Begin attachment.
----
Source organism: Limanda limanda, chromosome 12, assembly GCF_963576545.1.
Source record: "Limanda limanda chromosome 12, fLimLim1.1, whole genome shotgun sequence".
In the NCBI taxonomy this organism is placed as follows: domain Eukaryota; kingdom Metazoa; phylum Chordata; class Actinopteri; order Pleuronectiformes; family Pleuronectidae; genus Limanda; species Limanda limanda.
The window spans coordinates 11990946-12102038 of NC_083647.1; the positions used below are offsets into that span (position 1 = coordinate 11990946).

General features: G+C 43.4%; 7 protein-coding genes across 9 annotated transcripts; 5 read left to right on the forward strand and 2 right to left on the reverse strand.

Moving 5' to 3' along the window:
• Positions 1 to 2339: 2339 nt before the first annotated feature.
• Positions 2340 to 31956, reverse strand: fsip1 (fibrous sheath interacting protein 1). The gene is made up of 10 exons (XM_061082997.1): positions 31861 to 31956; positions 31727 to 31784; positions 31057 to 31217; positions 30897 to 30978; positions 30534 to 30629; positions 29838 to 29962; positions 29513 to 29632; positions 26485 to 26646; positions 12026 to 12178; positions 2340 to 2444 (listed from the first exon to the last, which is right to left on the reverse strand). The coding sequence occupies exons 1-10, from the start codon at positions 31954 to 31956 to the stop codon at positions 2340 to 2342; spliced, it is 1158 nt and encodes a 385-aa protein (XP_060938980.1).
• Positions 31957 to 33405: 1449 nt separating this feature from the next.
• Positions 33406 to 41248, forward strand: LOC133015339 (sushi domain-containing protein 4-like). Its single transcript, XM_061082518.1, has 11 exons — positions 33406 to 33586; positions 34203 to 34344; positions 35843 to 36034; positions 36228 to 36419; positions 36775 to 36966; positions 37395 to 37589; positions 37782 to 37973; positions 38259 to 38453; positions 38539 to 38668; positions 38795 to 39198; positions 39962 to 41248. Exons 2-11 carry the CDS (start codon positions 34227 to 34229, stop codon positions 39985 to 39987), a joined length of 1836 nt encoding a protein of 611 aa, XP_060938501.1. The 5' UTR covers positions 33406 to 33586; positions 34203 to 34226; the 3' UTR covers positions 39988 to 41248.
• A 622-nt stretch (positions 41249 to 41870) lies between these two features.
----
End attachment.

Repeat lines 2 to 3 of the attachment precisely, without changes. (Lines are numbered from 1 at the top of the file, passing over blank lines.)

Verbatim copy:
Source record: "Limanda limanda chromosome 12, fLimLim1.1, whole genome shotgun sequence".
In the NCBI taxonomy this organism is placed as follows: domain Eukaryota; kingdom Metazoa; phylum Chordata; class Actinopteri; order Pleuronectiformes; family Pleuronectidae; genus Limanda; species Limanda limanda.